France flagFor many years France has been renowned for its strict adherence to a secular approach in public services. Known as laïcité, it is an ideology which, for many, goes some way to defining what it means to be a modern French person. The approach follows the formal separation of church and state in 1905. There are no hymns or religious assemblies in schools and absolutely no chance of a nativity play at this time of year.

In 2004 the principle of secularism was challenged when thousands of French women and schoolchildren took to the streets to protest their right to wear headscarves in schools. There were technical rules which ought to have allowed Muslim women to wear headscarves in government run establishments such as schools but attempts to do so frequently led to local protests and bans. In February 2004 President Chirac introduced legislation to ban the wearing of all “ostensible religious insignia” in state schools. The legislation was passed easily, by 494 votes to 36.

Fast forward to 2015 and the same issue has been before the European Court of Human Rights in a case which, remarkably, stems from the non-renewal of a fixed term contract in 2000. In Ebrahimian v France, Ms Ebrahimian is a French national who was born in 1951. She was employed on a fixed term contract as a social worker in the psychiatric department of Nanterre Hospital and Social Care Centre. Her contract ran from 1 October to 31 December 1999. On its expiry the contract was extended by one year to 31 December 2000.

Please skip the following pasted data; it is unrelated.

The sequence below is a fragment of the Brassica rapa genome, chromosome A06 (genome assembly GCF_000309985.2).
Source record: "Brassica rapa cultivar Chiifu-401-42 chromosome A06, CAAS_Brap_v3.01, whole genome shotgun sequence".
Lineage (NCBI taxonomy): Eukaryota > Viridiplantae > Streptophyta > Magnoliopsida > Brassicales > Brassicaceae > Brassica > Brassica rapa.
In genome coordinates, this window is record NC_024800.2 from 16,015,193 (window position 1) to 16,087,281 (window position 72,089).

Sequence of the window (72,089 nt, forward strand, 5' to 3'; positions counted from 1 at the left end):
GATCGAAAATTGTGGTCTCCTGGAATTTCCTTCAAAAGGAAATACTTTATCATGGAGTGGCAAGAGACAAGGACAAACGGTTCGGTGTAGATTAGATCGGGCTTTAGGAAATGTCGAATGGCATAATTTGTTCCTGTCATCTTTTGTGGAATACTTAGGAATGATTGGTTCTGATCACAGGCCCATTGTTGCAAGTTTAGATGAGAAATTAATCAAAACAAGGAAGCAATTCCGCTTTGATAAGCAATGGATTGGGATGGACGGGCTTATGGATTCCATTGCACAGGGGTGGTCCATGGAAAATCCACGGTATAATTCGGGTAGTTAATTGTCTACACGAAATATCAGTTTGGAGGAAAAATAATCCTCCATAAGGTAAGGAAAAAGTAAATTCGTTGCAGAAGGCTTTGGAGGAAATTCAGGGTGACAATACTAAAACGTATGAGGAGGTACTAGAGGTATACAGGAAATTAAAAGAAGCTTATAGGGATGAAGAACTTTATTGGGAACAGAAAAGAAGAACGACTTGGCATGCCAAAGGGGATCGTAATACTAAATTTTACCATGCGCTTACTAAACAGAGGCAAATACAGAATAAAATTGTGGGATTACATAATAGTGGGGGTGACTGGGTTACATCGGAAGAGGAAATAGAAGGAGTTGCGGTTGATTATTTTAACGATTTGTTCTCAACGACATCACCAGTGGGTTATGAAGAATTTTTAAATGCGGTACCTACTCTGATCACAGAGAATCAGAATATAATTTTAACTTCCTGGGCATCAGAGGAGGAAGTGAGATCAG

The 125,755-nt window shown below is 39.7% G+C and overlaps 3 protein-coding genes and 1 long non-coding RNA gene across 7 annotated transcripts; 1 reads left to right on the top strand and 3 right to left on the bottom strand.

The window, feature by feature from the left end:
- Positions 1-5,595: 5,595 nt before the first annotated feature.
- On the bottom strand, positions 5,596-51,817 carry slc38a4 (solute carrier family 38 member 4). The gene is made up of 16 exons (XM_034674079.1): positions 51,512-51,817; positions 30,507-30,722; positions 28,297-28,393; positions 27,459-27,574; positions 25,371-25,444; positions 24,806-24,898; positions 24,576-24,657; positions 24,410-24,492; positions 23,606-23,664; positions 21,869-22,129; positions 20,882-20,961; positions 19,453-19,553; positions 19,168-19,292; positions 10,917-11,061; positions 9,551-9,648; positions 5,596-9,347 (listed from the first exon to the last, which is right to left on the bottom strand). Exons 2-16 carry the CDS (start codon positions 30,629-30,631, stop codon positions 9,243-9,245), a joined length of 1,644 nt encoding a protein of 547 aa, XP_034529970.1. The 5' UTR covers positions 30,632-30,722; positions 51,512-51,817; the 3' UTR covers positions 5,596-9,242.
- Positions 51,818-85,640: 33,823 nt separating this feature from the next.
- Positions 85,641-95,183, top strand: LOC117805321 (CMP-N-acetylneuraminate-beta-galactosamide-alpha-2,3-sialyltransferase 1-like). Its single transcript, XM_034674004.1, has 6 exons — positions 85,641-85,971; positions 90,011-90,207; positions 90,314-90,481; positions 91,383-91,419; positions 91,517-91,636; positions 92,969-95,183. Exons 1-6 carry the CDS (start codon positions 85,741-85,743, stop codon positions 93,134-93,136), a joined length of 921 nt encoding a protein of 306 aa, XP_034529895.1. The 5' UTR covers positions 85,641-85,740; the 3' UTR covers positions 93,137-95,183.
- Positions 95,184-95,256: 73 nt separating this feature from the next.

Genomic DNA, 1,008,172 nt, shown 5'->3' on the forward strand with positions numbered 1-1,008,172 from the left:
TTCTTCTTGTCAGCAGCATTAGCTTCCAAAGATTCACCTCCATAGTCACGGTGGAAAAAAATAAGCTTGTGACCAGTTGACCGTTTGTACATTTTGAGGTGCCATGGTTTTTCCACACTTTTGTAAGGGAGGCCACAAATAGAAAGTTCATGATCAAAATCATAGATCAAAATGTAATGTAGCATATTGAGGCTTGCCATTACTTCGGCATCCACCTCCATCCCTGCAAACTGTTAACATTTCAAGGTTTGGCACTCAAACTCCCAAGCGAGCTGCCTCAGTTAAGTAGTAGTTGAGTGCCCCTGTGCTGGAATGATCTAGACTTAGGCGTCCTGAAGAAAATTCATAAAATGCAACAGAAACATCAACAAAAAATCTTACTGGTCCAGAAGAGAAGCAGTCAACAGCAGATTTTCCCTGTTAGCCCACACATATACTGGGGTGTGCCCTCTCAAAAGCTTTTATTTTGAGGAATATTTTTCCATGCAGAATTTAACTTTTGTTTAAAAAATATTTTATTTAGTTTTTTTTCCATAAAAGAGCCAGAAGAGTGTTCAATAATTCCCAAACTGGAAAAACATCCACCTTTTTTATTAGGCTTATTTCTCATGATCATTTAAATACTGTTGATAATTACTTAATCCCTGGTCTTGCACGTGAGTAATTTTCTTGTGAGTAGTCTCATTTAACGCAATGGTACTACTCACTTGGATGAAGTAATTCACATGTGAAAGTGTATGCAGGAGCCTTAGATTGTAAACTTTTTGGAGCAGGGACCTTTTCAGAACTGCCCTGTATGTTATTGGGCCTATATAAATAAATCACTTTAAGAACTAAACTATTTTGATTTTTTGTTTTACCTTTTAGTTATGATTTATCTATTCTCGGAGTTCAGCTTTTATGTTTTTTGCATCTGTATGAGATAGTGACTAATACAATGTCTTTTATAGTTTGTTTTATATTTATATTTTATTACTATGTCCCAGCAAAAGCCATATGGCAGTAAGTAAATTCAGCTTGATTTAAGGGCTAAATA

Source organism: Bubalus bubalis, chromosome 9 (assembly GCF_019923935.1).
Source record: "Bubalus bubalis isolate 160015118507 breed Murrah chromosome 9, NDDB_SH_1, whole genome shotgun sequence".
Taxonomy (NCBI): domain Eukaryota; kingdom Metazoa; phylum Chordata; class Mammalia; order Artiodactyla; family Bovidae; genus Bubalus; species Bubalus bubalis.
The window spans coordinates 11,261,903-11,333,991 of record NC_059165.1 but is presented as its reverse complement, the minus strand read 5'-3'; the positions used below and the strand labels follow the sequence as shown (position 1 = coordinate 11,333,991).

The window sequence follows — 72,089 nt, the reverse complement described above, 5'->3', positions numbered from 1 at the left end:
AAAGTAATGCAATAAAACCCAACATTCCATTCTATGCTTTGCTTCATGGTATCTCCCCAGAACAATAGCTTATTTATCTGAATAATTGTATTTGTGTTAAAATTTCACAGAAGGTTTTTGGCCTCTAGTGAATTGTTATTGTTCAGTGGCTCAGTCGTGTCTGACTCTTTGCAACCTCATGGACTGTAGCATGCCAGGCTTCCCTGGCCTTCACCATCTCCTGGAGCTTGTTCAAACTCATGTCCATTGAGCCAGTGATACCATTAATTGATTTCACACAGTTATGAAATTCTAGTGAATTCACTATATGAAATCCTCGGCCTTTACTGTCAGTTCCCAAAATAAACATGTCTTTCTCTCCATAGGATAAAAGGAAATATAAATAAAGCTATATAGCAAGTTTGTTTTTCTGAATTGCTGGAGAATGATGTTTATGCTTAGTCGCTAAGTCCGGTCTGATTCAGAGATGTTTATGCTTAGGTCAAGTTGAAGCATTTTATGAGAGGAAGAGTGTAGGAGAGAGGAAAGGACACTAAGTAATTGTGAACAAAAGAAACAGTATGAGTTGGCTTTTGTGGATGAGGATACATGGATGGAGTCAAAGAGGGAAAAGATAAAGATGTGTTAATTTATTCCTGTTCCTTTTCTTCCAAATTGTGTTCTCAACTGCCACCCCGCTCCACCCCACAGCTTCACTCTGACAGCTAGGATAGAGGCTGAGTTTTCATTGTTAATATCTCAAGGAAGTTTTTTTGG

On 11 December 2000 Ms Ebrahimian was informed by HR that her contract would not be renewed because she would not remove her headgear when working and following complaints from patients. In a letter sent by the Director of HR she was reminded of a Government declaration that “while the freedom of conscience of public officials was guaranteed, the principle of the secular character of the State prevented them from enjoying the right to manifest their religious beliefs while discharging their functions; accordingly, wearing a visible symbol of religious affiliation constituted a breach of a public official’s duties”.